Mista Ee had encountered many adventures since the monsoon winds brought him to the shores of Malacca that 19th day of December 1906.
The first weeks were trials of sheer grit adjusting to the uncertainties of a foreign land. The heterogeneous mix of people and cultures confused him. It took all his willpower not to stowaway on the next returning boat to China. If he could find one friendly face he could survive.
He frequented the domain of the migrant Chinese. Simple reason - language and food. The money he had brought with him did not last him very long. At least he found refuge at night outside the busiest coffee shop, run by a fellow Cantonese, 30-something, and by the look of it, pretty well off. Every night he waited for the shop to close, which was considerably late by his sleeping time back in Guangzhou. When lights dimmed, he crept to the corridor which was sheltered by a tin awning and curled up for a nights' rest.
One morning he woke up late and was set upon by the owners wife who cursed him in Cantonese, "Soi yan!" and shrieked for her husband.
As luck would have it, Wong, was a kindly man and in need of someone to help in the kitchen. He had been observing the boy this past week. Although close to destitute, he had not attempted to break into his shop or steal food. He liked the boys' face and admired his guts for doing what he himself had done not so long ago, venture alone to a strange land.
"So you sleep in my shop every night? Do you have money to pay for shelter?" Wong raised his voice, more for effect than anger, his wife was still chirping about being startled for no good reason.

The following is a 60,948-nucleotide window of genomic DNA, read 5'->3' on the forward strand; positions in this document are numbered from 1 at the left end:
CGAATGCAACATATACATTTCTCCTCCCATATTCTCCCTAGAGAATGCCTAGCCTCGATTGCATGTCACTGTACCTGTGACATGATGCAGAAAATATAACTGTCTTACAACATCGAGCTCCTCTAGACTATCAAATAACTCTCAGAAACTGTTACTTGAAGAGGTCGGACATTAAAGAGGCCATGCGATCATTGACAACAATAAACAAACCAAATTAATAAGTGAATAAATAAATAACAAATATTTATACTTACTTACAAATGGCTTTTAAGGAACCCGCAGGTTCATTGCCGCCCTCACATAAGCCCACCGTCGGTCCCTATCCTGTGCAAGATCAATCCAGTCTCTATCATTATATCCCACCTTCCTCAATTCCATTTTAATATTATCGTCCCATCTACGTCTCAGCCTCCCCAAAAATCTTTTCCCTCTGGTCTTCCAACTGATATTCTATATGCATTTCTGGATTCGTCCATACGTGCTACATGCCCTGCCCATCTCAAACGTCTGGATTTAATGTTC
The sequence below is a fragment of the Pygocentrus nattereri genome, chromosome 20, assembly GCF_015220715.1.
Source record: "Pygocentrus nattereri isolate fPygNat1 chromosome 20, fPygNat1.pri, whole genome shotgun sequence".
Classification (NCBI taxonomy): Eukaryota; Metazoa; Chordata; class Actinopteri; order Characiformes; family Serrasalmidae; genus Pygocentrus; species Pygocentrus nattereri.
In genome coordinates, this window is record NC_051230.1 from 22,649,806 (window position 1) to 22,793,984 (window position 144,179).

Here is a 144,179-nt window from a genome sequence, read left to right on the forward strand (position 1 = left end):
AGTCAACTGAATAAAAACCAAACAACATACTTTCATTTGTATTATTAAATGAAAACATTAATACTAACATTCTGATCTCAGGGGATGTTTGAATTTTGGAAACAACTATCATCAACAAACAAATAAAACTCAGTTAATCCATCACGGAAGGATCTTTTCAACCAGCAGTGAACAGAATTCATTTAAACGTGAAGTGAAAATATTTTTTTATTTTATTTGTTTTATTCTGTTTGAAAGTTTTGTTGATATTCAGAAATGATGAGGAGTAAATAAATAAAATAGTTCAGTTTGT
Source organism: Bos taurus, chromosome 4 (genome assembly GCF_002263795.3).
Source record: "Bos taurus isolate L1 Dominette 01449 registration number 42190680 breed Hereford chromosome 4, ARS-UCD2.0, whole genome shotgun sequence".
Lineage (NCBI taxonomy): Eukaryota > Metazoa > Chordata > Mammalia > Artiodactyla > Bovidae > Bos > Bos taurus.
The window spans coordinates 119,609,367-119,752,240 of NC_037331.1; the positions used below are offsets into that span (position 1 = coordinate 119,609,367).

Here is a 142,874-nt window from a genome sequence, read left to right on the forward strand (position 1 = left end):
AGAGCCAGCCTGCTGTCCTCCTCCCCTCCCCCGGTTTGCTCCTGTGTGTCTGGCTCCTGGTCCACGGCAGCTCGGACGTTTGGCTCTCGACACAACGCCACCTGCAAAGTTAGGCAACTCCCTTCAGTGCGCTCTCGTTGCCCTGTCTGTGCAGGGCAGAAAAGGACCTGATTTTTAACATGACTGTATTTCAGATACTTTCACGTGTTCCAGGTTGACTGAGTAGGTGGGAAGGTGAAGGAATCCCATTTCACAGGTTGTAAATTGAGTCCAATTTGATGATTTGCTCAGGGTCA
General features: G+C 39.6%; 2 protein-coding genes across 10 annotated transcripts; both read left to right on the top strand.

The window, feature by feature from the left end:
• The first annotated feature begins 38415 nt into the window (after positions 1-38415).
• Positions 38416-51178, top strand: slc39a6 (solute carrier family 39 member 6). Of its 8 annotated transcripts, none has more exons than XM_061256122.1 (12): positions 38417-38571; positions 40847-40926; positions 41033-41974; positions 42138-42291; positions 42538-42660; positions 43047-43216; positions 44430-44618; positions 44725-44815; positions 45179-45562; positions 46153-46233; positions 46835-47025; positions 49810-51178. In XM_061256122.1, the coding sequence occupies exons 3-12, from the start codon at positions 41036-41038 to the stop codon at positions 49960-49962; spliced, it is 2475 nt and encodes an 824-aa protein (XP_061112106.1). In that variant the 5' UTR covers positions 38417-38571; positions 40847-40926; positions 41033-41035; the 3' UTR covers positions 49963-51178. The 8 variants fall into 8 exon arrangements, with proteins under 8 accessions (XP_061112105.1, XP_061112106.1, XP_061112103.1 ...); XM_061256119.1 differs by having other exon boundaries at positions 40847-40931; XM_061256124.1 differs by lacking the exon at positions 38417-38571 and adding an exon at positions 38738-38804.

"What no tongue to answer?" Wong persisted in Cantonese. This time Mista Ee answered in a low voice, "I did not mean to startle taai taai, the Mrs. I woke up late today. Usually I am early so as not to disturb anyone. My humble apologies to you and your wife."
Now Wong was impressed. "What a respectful demeanour and answer from a man so young. You don't see that these days. He must have been brought up well by his parents."
"Okay, don't grovel. You have been slinking around my shop for the past week. If you want work, you should have asked. If you don't ask, you don't get?" hollered Wong, testing the young man's mettle.
Mista Ee returned a golden smile, showing his teeth which were in need of much repair work. "Oh please, I would be most grateful for a job Sin Sang" referring to his future boss in an honorific term. "I have no more money left. I will work for free till I pay you back for sleeping outside your shop."
Sin Sang Wong could not help being drawn to this young man. Even his wife did not treat him with such respect. In fact she bullied him.
"Okay today you will start work in my coffee shop, the best coffee shop in Malacca, on the corner of Jonker Street and the Malacca river. What is your name anyway?" bellowed Wong feeling very pleased with himself.